Pay special attention to the climax. It is important because it tips the reader off as to what the argument is truly about...or how the argument will change things for the rest of the story. A lot of arguments, oddly enough, leave this part out, thus begging the question: Was that argument really necessary? What was the point?

7. Don't be afraid of them. Look. People argue. It happens. It's totally fine for your characters to argue. In fact, if your characters don't argue, there's probably something wrong with your character development or tension creation (or both). So don't shy away from uncomfortable tension or conversation. It keeps your readers engaged.

Oh, and a bonus tip to give your arguments a point of interest:

8. Give your characters something else to do while arguing. Maybe they're doing laundry. Maybe they're forging a weapon. Maybe they're fixing a time machine. Give them something to do as they argue to break things up a bit. Not only does this keep you from having pure dialogue (which can get a bit repetitive), but it also gives you more room to play with body language, gestures, and eye contact.  

And there you have it. Luckily for you, I have and write a lot of arguments, so I'm pleased to be able to put my experiences to good use. Do you have any tips you would add? Ones you would take away? Do you struggle with writing arguments? I'd love to hear your thoughts on the matter!

Related articles:
Writing Dialogue: What You're Doing Wrong (And How to Fix It)
5 Tips for Creating Complex Characters

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  1. Oh, I LOVE writing arguments!!! I already do some of these tips, but others I've never heard of, like giving the argument a climax. In my WIP, there's a character who loves to start arguments. He always knows just the right things to say to rub other characters the wrong way and make an argument over something small suddenly blow up. I had a lot of fun writing him. :D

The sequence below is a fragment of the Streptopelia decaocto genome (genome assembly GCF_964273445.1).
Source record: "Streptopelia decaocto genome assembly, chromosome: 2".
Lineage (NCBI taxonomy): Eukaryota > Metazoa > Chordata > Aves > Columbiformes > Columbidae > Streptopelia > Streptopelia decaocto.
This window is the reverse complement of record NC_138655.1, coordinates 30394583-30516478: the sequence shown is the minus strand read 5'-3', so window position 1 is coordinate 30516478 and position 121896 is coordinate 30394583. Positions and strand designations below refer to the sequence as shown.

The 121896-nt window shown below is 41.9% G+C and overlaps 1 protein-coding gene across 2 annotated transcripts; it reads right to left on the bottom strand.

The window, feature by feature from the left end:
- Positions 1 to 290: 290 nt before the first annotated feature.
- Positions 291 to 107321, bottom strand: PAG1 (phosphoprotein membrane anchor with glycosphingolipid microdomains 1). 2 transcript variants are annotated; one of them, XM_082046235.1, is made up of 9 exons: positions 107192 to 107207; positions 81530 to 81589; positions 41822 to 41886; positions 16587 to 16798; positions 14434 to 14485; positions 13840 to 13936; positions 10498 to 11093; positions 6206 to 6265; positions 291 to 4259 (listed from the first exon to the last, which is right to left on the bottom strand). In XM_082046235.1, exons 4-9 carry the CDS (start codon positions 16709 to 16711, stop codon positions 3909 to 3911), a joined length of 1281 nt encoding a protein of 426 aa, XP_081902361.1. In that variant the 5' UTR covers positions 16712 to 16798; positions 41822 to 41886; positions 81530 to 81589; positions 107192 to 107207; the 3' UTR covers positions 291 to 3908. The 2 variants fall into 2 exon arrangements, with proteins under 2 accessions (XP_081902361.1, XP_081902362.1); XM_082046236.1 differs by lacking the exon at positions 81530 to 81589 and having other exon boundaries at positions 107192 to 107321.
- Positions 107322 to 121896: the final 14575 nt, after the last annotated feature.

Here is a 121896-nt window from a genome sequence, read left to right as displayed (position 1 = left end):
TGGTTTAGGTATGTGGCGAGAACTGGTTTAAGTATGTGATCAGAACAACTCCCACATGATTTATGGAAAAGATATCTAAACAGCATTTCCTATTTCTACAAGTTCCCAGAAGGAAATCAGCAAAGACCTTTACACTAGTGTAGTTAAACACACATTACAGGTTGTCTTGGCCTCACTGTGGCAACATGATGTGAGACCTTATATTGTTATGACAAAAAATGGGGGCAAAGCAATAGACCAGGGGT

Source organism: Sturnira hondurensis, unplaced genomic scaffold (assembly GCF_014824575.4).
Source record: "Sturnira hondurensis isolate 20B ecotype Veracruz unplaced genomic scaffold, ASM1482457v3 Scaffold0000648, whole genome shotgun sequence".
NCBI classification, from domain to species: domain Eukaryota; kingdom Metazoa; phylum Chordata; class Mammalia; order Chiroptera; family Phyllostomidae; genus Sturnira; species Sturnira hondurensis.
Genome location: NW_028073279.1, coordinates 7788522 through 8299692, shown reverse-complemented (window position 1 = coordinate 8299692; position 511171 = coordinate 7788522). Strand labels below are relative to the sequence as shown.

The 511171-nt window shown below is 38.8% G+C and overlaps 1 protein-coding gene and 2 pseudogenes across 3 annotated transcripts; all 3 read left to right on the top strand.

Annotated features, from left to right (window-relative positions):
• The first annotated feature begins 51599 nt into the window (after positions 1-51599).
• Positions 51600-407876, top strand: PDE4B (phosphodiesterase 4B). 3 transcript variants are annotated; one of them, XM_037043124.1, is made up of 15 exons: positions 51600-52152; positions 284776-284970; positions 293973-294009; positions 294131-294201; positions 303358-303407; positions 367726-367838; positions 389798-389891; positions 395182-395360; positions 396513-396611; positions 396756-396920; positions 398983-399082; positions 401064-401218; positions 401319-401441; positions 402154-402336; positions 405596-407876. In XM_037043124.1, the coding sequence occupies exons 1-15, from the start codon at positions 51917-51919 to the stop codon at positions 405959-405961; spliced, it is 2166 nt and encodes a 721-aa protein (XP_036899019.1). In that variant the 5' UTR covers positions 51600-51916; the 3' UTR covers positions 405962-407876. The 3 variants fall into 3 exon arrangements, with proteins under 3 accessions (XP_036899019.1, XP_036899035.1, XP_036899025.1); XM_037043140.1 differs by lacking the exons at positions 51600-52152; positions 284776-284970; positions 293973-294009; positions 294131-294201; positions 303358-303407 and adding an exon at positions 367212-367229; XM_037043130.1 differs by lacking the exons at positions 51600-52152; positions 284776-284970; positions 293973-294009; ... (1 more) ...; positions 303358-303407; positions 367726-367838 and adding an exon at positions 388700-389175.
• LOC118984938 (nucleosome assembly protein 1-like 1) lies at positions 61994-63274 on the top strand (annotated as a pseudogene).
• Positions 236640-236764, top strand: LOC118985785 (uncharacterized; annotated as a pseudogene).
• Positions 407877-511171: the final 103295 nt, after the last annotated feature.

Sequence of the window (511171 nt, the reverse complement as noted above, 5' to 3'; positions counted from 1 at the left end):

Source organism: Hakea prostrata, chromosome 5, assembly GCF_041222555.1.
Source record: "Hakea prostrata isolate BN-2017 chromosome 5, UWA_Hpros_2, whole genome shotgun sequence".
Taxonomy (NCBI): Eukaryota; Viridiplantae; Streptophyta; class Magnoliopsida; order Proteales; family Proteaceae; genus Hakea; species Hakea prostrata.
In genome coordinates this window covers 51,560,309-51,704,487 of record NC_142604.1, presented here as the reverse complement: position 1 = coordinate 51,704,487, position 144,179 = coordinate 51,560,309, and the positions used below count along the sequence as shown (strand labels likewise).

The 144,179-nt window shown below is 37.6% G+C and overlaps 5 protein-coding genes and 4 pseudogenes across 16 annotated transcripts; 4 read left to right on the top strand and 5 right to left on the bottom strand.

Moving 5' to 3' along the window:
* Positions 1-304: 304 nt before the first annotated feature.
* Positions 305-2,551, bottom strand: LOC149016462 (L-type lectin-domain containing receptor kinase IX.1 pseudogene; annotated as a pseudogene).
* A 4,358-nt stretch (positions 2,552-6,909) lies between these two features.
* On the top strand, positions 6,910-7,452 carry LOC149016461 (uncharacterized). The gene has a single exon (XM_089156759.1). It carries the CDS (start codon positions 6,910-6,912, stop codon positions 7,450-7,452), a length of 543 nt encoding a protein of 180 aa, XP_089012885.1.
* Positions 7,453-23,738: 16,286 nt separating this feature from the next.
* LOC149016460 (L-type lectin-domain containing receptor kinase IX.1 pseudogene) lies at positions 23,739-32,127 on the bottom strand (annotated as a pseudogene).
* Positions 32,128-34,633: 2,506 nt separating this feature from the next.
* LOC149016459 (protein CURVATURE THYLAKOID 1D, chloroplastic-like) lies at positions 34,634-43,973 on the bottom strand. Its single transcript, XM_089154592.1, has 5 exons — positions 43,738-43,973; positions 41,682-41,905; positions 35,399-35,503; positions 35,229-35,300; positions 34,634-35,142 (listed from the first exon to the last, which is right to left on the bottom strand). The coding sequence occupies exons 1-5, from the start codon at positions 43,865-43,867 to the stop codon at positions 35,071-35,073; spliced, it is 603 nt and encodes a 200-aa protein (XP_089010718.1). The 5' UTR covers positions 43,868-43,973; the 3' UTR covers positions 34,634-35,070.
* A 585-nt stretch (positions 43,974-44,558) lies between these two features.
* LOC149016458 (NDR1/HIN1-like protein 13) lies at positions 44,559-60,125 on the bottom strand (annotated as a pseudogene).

2. Wow very timely post, I just wrote an argument yesterday between my MC and his girlfriend! It was a fairly short argument, but I am pleased to say I did a pretty good job according to this post. (Yay me)
    I also have a book recommendation for you. I know you're a Christian as well as a Christian author, and I think you might enjoy The Epic Order of the Seven series by Jenny L. Cote. The series is basically about seven animals who God made immortal so they could help him throughout history. The series started at Noah's Ark, followed the entire Bible, and is now moving on to the Revolutionary War Era. (As a note the first two books are not in The Epic Order of the Seven they are in The Amazing Tales of Max and Liz.)

    These are all really helpful points! Now I need to go back and fix the argument I wrote... :/

  4. I just wrote an argument scene last week for my NaNoWriMo novel and it came out horrible. I'll going to use these tips to help me make it better. Thanks, Hannah.

  5. Dear Madam Hannahheath,
    I hope you would be fine .

    Thanks for sharing writing tips and i will try to follow accordingly
    and in a same way I expect your guidance moral support regarding writing

    Thanks and regards.
    Birahmani Ghulam Haider

  6. Thank you! I needed this! I’m terrible a writing arguments, but somehow I wound myself up into this mess:

    I have a small fantasy series I’m working on (though it’s mostly still in the plotting stage). In the first book all three of my MCs hate each other and would rather not have to work together. One just wants to go home, another has better things to do, and the third just thinks this is boring and would be rather doing other things as well. But they all have their reasons for being there. There is bickering all through it and naturally this situation would lead to a few full out arguments.

    I can write bickering and bantering pretty well. But as I said before, I’m terrible at writing actual arguments and I’ve always felt awkward when I’ve tried. So this will be very helpful and referenced often! Thank you!

  7. I needed help with my arguments, so thank you for your pointers. Now let's see if I can make my arguments authentic...

  8. Interesting points to follow. The character who argues in my WIP has a firey personality to begin with. She argues with everyone, but it gets worse as the main bad guy takes away pretty much everything she has. I wonder what your take would be on an argumentative character who is feeling more desperation due to the seemingly overwhelming defeat she is going through. Her Dad's sheephold, her three dogs, her life, almost, and her homeland (this is happening in an invasion of her homeland). She's not the MC but is like the second most important character. Any thoughts?